Subject: File No. S7-08-09
From: James L. Rothenberg, Esquire

September 20, 2009

To: Securities and Exchange Commission (SEC)

From: James L. Rothenberg

Summary: This Amended Proposal for Comment and the Original Proposal for Comment are admissions of regulatory failure. The Notices for Comment state that legitimate trading may be foreclosed by any of these proposals. In an effort to prevent fraudulent and/or manipulative trading, the remedy prescibed in these Proposals are a scheme of price regulation. Price regulation is outside of the Congressional mandate. The SEC has acknowledged repeatedly that price regulation is contrary to the national policy of free and open markets determining prices.

The SEC hearings on Regulation SHO and short selling should have focused on specific short selling strategies in order to determine which strategies are manipulative either in intent or effect. A Rule Proposal could have been drafted for Comment that complied with the intent of Congress when it directed the SEC to draft regulations to prevent fraudulent and/or manipulative trading.

The economic analyses of the Short Selling bans on financial securities cited by other commentators uniformly conclude that the prohibitions were an abject failure. The hastily created Rules produced unintended dislocations of securities prices from futures and option prices. Market declines of financial securities reflected the enormous losses incurred by those entities. Short sellers who anticipated those losses covered their short positions as the financial securities declined in price. Political and public pressure to do something to retard the decline led inevitably to misguided regulation.

Short Selling is precluded for many retail investors either by the FINRA Suitability Rule or by stated customer investment objectives. Many institutions are precluded from short selling either by state law or by their disclosed investment objectives. Short selling is typically conducted by market professionals either for their own accounts or for institutional accounts that disclose the risk of short selling or hedging strategies that include short selling. Accordingly, short selling which provides liquidity and depth to markets, as noted in the Proposals for Comment, has to be evaluated solely on its potential for illegal intent or effect.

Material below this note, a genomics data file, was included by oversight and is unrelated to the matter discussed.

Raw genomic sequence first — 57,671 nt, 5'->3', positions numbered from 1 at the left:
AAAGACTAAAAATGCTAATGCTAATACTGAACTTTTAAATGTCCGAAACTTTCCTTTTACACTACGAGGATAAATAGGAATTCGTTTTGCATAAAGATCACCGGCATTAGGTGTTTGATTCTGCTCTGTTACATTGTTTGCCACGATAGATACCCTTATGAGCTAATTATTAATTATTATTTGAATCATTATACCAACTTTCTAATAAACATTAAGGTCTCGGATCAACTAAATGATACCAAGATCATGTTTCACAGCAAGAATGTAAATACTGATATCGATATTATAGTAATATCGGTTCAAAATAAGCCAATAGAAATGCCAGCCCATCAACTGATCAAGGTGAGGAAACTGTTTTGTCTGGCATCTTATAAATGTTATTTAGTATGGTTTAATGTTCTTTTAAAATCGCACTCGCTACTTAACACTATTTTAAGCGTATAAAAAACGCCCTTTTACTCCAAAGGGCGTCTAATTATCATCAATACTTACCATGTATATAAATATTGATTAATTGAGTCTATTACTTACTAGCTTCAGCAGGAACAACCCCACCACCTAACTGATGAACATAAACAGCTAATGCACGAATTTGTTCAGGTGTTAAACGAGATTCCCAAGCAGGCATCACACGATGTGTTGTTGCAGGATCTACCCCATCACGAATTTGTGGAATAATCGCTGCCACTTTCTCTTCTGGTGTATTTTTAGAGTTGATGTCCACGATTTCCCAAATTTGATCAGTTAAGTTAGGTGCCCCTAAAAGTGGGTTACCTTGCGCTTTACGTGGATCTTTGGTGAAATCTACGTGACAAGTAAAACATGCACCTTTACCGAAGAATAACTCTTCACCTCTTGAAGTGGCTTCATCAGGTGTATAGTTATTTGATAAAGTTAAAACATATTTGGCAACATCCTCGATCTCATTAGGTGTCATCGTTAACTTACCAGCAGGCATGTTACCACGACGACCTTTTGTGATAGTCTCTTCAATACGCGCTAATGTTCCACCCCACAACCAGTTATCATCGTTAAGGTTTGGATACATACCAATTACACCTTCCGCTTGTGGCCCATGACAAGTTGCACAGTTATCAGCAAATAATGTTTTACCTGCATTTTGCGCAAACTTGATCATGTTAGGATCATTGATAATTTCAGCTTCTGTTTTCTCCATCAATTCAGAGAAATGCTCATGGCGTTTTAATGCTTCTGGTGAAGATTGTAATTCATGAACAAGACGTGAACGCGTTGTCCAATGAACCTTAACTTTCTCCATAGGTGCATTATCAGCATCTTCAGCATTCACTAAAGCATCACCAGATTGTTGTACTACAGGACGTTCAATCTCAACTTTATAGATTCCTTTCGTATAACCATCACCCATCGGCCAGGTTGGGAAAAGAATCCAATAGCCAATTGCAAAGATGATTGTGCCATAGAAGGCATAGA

Two specific short selling prohibitions are appropriate consistent with congressional intent. First, ban "death spiral" short selling, either directly or by brokers working with the financing entity, where a greater long position is created by lower pricing caused by the short selling. Second, ban short selling where derivative products benefit from lower prices caused by short selling. Neither example cited above is exempt arbitrage because the profit is created by short selling at lower prices not by existing differentials. Both examples cited above have the intent and/or the effect of manipulation because of the absence of investment or trading objectives.

Specific Comment Request

Renewal of Comment Request

1. None. Pricing regulation imposed by the "alternative uptick rule" impedes legitimate short selling but does not directly impact manipulative or abusive conduct. Short selling is a vital and valuable part of securities pricing in all market conditions except rapidly declining markets. When securities markets rapidly decline, option and futures markets sell at a discount rather than a premium. Immediate exercise of options and futures conversions at a discount to the cash market permit an unlimited amount of synthetic "long" stock to be sold for an legal arbitrage profit. Securities markets will continue to decline until sufficient buyers are attracted or circuit breakers are triggered.

2. The Brady Report and the SEC Study of the 1987 market decline emphasize the unitary nature of securities, options and futures. The absence of any tick regulation in futures and options destroys any theoretical value of tick regulation in securities.

3. Technical progammers inside and outside of the investment community are the persons best qualified to respond to trading and surveilllance systems costs.

The "Alternative Tick Rule" which is proposed for "administrative simplicity" is not an acceptable option for the reasons set forth above. Instead, the primary market, wherever located, should be the pricing point for short sales. Market professionals understand that secondary markets price off of the primary market and lay off their imbalances in the primary market. In the absence of any meaningful self-regulation of electronic exchanges, alternative trading systems and dark pools" where orders can be placed in microseconds, the statutory congressional mandate has been and continues to be ignored because of regulatory policy in favor of "competition." Neither FINRA nor the SEC has announced any enforcement or regulatory action to address this outrageous flouting of congressional intent.

4. Policies and procedures manuals are not an acceptable alternative to mandated self-regulation and enforcement proceedings in the absence of meaningful self-regulation.

5. System wide circuit breakers are already in place. Stock specific circuit breakers ignore the fact that company announcements and filings frequently cause dramatic percentage declines. Market efficient pricing, based upon revised forecasting of value, is consistent with basic economic theory.

Supplemental Comment Request:

Please refer to my prior comment letter. I have the following additional comments.

1-3. Investor confidence restoration is dependent on free and open markets and specific regulation targeted at known manipulative conduct. The 'Alternative Tick Rule," because it is over-inclusive and precludes valuable depth and liquidity by short sellers, has the direct effect of increasing trading in overseas markets.